There’s so much to write about these last 24 hours. But I firmly believe blog posts are better short, so I’ve written many pages already in my private journal.
Flying over Lake Managua was absolutely surreal. The water was so expansive, you couldn’t see land – and this was from a plane. It looked like an ocean with mountains in the distant background and no waves.
The ecology is the most amazing part about Managua so far. The city is huge in mileage, with no real city center (and no street names at all – that’s pretty terrifying). As the biggest city in the biggest country in Central America, it’s home to more than a million people, but I can count the number of buildings with more than three stories on two hands. There are no tall buildings, and every view is primarily trees.
I wish I could show you all – unfortunately, it seems I’ll have a very small number of photos. Managua is the safest capitol city in Central America, but it certainly does not feel that way. Part of this safety comes from the fastest growing industry in Nicaragua: private security. The extremely wealthy hire private guards to walk around their homes 24/7. But walking past men holding very, very large guns doesn’t scream “Safety.”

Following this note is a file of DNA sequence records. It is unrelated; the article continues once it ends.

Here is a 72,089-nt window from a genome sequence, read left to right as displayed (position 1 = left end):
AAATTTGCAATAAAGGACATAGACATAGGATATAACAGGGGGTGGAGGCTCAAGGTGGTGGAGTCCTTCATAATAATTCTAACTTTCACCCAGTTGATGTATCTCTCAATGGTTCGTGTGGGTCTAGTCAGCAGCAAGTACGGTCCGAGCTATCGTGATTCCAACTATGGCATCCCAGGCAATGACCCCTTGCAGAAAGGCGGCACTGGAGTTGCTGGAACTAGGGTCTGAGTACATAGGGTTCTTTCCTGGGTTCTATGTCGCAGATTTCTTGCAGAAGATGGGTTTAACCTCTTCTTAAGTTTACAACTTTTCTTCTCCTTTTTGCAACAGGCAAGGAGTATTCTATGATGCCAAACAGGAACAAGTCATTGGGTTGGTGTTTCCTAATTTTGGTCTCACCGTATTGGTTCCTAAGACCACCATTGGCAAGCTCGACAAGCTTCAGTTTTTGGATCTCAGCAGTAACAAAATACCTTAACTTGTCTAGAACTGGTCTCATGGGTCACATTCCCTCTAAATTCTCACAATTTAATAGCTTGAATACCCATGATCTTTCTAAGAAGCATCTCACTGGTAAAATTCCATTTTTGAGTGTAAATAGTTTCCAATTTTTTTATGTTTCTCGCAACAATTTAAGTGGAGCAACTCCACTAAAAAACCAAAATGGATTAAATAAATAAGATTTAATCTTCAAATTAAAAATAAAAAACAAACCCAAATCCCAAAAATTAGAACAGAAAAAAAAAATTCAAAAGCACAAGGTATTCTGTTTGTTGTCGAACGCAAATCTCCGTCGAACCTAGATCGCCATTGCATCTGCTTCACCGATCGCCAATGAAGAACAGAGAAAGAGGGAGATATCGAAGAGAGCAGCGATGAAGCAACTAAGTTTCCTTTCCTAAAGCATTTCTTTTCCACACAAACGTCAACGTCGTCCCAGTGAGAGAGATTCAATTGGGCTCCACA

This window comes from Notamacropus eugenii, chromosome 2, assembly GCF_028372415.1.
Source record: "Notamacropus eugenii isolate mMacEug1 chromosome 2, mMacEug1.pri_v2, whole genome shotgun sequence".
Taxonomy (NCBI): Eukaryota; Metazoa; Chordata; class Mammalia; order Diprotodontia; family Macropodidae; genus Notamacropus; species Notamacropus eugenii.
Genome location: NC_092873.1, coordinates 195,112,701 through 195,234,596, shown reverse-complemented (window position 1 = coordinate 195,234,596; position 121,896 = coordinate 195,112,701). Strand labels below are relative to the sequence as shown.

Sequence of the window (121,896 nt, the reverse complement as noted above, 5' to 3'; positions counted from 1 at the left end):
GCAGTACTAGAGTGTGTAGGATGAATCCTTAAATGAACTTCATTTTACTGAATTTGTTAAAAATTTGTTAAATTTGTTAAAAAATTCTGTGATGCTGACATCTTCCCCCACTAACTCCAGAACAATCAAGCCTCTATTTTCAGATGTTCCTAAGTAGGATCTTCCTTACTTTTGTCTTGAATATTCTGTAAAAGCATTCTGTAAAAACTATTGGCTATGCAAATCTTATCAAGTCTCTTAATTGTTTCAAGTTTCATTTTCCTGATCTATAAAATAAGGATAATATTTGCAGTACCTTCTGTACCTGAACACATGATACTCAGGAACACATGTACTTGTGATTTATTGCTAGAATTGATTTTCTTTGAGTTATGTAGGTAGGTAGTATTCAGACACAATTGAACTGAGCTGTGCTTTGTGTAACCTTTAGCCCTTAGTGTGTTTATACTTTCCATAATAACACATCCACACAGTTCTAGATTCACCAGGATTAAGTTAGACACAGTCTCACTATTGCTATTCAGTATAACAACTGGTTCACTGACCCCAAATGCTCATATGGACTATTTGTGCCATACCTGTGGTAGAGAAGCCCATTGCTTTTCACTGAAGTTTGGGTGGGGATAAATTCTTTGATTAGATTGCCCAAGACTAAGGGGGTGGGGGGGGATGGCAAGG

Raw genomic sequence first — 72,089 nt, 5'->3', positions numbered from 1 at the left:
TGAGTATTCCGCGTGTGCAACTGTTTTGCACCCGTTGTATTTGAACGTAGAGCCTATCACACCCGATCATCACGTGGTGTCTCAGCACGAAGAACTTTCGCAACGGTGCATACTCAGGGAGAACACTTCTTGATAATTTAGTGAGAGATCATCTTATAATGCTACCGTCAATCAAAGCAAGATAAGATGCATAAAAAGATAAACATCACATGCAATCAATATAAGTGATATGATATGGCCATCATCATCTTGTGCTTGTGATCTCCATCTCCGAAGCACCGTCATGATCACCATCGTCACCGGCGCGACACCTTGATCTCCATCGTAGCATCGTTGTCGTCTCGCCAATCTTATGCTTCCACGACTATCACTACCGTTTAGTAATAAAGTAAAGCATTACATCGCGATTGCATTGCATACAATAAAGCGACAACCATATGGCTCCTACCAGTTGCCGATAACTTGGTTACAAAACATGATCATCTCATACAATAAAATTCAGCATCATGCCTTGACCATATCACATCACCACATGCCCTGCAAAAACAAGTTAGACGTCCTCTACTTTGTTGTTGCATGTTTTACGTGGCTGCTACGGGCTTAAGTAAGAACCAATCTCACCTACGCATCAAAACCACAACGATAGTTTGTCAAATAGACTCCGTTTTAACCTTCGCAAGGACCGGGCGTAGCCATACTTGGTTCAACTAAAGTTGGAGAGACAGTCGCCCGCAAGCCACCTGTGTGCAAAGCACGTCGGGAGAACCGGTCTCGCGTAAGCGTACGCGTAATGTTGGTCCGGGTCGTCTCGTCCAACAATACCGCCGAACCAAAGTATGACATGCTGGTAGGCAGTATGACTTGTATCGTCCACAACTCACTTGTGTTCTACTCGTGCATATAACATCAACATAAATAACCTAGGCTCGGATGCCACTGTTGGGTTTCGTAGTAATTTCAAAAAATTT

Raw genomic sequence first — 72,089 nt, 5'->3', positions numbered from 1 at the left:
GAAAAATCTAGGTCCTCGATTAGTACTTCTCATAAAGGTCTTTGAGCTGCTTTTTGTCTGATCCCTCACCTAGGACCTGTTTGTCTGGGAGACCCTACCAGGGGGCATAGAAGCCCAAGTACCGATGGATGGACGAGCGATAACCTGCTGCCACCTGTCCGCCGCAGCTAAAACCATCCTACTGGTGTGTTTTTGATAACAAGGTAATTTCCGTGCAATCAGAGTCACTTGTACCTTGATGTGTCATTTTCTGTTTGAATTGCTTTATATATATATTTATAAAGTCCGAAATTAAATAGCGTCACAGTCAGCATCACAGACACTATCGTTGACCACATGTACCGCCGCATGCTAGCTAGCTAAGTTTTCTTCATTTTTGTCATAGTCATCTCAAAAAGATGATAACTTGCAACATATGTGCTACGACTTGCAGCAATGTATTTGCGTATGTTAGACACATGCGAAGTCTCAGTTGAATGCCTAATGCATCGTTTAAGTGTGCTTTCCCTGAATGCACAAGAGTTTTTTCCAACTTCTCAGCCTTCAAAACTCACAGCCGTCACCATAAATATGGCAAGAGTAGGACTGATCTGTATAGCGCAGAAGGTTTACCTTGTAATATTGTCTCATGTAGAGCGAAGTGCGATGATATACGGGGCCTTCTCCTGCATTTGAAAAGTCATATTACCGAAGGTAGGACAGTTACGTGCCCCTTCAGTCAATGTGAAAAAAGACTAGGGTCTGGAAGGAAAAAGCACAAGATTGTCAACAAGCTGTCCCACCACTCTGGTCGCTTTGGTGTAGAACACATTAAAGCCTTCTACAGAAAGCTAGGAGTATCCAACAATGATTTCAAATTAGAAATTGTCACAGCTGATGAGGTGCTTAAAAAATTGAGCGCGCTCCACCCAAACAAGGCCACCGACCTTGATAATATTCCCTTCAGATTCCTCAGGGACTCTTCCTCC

Because of that, we aren’t to ever carry more than 50 cordobas (the Nicaraguan currency), which equates to about $2.50 USD, and is plenty for lunch. We aren’t to ever pull out any money in public, and we are not to carry a bag if it can be avoided. If we choose to carry a bag, we are told we must be prepared to part with its entire contents.
We also have two program interns this semester who completed the SIT Nicaragua program two years prior, and while they swear their year was extremely unusual, their semester had two robberies, one at gunpoint and one at knifepoint.
Nicaragua is not touristy, Managua even less so. The architecture is uninspiring at best. Because of the safety issues, tall fences topped with barbed wire block many of the views.
This introduction is not to imply in any way that I don’t love Nicaragua so far. I’ve never seen such a green big city in my life. The weather is absolutely amazing, with highs in the 90s every day this week. The people are among the liveliest I’ve met. The food is an adventure. And of course, the culture is expansive and fascinating. But I certainly won’t have the study abroad experience that many of my peers have had. The city’s gems may be hidden, but it’s truly going to be an adventure to grow from.